Monday, 13 August 2012

Incontinence Related to Menopause

Incontinence Related to Menopause

Menopause is a difficult time in a woman's life that can result in a variety of frustrating effects and symptoms. It can cause weight gain, lack of sleep, fatigue, depression, hot flashes or night sweats, mood swings, and many others. But, along with all these perks, menopausecan also be the reason for incontinence, or lack of control in regards to the bladder.

Many women in menopause willreport urinary incontinence. This is another part of menopause that you may have to deal with. And while some women only have it occur through the beginning stage of menopause, called perimenopause, the “lucky” ones will end up having this problem all throughout menopause and even after. The range in severity and frequency is different in each woman. In the end, lack of urinary control can really be irritating and annoyance that can follow you around on a daily basis.

First, it may begin with you noticing it only during certain times, such as when you sneeze, cough, job or run. It's during these times that most likely only a small amount of urine will come out. Even though it's not that much, it can get really annoying wearing damp underwear. During cases like these, they may be the beginning of a UTI, or a urinary tract infection. Other traits noticeable with a UTI include burning and pressure. But, UTIs aside, this may just be the beginning of something else … of menopause.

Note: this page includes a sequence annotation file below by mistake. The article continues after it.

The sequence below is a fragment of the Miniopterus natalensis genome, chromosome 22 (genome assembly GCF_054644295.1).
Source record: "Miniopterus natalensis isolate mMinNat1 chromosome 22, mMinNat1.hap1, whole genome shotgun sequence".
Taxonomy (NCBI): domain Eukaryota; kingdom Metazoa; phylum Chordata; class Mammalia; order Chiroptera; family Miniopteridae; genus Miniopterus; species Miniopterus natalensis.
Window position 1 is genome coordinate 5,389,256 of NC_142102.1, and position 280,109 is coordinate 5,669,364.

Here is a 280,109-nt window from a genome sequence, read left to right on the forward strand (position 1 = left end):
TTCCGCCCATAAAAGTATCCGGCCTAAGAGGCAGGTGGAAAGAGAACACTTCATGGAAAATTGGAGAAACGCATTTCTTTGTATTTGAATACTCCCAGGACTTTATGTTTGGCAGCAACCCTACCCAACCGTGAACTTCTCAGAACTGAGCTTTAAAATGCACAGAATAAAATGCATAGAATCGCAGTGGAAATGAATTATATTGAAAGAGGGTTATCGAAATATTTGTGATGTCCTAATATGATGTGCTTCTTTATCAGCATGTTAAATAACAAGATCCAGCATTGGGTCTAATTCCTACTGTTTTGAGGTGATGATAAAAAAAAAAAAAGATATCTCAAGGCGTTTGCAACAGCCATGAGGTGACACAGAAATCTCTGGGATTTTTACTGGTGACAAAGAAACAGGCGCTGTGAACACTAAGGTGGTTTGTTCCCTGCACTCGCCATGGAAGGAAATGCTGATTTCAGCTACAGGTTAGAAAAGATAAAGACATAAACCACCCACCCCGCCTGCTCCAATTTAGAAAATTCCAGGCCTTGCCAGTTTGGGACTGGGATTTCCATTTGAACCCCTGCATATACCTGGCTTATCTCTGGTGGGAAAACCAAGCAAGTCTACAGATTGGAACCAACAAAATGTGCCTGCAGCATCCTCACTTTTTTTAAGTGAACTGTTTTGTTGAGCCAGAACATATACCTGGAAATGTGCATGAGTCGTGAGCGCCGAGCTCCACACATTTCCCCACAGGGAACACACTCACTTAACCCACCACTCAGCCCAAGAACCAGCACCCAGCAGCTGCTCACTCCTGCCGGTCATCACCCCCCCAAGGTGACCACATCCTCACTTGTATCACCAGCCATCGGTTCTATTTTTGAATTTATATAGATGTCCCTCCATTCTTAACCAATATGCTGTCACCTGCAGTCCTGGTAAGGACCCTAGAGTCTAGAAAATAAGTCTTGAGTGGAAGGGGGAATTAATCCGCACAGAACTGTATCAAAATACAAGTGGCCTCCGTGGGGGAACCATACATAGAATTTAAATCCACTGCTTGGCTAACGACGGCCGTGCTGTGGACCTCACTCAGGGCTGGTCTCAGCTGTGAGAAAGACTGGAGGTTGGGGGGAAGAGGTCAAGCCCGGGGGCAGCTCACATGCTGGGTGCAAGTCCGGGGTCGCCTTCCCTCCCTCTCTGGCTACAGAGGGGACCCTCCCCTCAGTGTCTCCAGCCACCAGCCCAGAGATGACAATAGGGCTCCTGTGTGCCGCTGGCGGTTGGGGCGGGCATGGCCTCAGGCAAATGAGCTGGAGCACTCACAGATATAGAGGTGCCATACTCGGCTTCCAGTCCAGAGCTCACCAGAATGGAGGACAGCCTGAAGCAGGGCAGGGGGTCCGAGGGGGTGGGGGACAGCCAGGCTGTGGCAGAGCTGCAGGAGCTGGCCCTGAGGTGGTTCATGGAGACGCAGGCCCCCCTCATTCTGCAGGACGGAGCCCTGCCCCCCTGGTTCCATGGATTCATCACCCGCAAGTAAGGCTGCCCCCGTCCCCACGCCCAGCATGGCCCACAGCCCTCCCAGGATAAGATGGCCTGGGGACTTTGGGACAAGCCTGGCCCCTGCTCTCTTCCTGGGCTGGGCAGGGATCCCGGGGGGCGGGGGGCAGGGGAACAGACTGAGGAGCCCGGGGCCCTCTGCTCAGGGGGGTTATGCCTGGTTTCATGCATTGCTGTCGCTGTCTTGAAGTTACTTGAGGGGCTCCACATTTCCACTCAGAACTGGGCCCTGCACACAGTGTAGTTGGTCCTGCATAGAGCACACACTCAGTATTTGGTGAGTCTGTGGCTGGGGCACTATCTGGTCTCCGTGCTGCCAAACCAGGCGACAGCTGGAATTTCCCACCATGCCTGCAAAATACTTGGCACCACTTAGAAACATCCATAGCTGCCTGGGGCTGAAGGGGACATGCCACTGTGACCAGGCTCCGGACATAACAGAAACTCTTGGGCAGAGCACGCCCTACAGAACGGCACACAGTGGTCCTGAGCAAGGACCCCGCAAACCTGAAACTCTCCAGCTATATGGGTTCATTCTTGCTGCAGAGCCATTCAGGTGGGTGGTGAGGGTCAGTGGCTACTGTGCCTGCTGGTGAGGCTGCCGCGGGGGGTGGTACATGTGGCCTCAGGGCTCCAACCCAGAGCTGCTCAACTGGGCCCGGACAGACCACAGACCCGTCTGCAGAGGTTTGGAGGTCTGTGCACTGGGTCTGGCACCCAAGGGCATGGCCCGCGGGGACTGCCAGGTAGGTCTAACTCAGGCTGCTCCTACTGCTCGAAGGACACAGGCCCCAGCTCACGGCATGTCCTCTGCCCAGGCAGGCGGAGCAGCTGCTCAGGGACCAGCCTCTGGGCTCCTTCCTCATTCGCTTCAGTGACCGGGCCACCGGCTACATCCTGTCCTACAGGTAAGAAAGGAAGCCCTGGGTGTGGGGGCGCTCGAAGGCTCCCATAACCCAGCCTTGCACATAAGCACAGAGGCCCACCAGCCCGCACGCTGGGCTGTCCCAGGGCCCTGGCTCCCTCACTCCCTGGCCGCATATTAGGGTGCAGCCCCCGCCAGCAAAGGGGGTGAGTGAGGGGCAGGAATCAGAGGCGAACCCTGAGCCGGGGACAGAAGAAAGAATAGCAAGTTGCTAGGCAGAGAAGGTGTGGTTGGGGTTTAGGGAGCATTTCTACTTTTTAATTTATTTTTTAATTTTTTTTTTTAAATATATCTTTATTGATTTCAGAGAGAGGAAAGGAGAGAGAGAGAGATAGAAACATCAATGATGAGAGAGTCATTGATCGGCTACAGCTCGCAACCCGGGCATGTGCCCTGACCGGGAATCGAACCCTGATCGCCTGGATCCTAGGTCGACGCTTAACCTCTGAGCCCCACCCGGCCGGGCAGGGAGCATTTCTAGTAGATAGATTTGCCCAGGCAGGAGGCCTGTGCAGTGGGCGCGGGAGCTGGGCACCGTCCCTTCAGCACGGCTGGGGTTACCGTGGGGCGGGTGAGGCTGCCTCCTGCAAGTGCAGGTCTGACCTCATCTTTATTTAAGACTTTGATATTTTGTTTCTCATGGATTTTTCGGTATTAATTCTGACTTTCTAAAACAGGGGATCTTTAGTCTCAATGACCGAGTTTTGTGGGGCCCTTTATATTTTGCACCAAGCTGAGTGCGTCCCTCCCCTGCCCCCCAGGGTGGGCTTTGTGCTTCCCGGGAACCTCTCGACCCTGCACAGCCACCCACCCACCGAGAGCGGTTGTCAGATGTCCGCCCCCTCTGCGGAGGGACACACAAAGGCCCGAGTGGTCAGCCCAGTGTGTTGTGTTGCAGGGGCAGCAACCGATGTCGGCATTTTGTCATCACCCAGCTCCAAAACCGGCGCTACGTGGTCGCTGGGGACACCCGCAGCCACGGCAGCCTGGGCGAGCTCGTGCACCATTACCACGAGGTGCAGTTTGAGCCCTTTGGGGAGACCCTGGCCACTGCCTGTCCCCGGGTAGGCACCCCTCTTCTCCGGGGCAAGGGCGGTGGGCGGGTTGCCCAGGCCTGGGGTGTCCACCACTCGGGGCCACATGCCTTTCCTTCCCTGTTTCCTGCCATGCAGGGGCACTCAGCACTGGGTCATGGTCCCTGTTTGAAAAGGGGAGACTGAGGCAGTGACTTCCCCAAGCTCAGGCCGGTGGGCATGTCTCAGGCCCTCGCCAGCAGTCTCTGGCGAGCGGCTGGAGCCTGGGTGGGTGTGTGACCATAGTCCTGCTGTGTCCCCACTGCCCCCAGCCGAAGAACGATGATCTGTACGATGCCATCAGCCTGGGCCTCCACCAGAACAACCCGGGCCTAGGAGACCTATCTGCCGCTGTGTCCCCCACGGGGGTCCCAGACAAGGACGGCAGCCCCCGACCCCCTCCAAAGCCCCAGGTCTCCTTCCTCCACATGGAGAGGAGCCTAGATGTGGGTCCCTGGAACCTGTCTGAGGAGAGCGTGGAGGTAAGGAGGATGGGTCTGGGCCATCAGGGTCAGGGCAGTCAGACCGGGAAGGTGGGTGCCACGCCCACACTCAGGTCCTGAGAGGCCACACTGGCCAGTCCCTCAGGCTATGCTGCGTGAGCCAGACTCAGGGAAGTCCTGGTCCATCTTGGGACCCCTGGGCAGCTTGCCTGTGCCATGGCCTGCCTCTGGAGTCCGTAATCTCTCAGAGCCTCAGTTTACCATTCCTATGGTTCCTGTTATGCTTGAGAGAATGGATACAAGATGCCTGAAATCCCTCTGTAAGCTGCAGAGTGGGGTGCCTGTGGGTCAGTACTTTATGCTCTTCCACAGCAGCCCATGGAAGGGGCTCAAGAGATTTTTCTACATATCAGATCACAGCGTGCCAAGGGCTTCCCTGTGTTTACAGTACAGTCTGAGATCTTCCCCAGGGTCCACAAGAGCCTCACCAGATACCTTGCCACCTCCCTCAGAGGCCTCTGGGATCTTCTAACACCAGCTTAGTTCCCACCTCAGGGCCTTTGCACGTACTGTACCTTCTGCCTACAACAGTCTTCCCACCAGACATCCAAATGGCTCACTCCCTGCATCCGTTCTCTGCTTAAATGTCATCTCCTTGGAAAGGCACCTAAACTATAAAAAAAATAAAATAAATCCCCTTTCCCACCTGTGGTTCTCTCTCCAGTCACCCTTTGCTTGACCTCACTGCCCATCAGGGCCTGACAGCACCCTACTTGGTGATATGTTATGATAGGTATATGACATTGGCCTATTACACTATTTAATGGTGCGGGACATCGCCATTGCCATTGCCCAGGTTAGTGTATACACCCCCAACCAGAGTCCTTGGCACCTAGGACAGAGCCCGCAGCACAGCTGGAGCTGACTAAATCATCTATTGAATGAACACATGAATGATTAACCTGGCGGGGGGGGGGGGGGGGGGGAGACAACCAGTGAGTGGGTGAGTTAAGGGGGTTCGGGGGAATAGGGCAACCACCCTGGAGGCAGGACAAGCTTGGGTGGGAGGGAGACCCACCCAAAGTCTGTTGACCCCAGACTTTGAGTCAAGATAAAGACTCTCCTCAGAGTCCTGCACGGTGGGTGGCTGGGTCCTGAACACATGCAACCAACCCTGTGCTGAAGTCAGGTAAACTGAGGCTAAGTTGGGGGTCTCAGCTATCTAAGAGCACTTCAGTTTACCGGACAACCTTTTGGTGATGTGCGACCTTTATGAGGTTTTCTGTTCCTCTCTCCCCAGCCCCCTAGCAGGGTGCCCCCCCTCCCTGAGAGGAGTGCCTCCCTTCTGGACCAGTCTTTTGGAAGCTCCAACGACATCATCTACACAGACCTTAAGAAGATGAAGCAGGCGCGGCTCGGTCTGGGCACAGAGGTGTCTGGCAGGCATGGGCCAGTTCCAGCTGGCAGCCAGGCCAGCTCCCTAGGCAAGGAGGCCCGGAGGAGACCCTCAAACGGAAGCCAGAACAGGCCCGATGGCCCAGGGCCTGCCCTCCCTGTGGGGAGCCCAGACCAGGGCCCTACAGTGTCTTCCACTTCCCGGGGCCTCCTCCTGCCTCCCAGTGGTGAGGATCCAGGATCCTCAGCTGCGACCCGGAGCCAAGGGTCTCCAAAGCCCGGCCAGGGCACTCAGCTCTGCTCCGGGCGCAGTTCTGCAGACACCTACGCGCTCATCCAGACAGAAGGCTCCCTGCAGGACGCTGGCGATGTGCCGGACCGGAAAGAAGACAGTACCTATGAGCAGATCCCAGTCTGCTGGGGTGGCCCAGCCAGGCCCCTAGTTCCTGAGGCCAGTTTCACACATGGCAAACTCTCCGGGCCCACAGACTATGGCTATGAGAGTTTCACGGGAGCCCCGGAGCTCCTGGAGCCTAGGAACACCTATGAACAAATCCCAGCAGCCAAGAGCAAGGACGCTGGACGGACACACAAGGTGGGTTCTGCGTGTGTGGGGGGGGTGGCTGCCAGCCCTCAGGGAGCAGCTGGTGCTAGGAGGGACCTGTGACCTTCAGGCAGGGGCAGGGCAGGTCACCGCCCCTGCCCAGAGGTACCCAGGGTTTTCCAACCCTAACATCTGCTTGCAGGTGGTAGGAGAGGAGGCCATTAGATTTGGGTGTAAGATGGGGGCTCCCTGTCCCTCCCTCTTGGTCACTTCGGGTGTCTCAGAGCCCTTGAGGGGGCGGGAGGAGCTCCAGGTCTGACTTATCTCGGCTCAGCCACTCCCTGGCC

It's actually estimated that around 10% to 13% of menopausal women suffer from problems relating to the bladder. Most of these symptoms are noticeable, and more than anything, bothersome, and can occur even after menopause. Variations of symptoms have been reported, which means that these symptoms can stem from different root causes during menopause (such as a UTI).

But why must this happen? Here is a list of the most common reasons and symptoms behind urinary incontinence related to menopause:

  • Stress: Physical stress in regards to the urinary tract can be a main factor behind loss of bladder control. This can occur when the valve, which normally works to close the bladder, will not longer function properly. This is typically seen in the perimenopause stage.
  • Urges: One symptom that is very common in women, is the annoying urge to constantly urinate. Not that you really can constantly go (for lack of a better word), but many times menopausal women report experiencing bladder or urinary problems that include feeling as if they frequently or constantly have to pass urine, even when they don't actually have to do that.
  • The Combination: Now here is a frustrating combination. Just take a look at this formula: stress + urge = incontinence. Typically, this will start off with the urge to go, then it progresses into the physical stress we talked about, and from there it will result in an incontinent problem. Sometimes the stress can come first, then the urge, then the loss of bladder control.

    *This is a sponsored post. I was compensated for posting this.*

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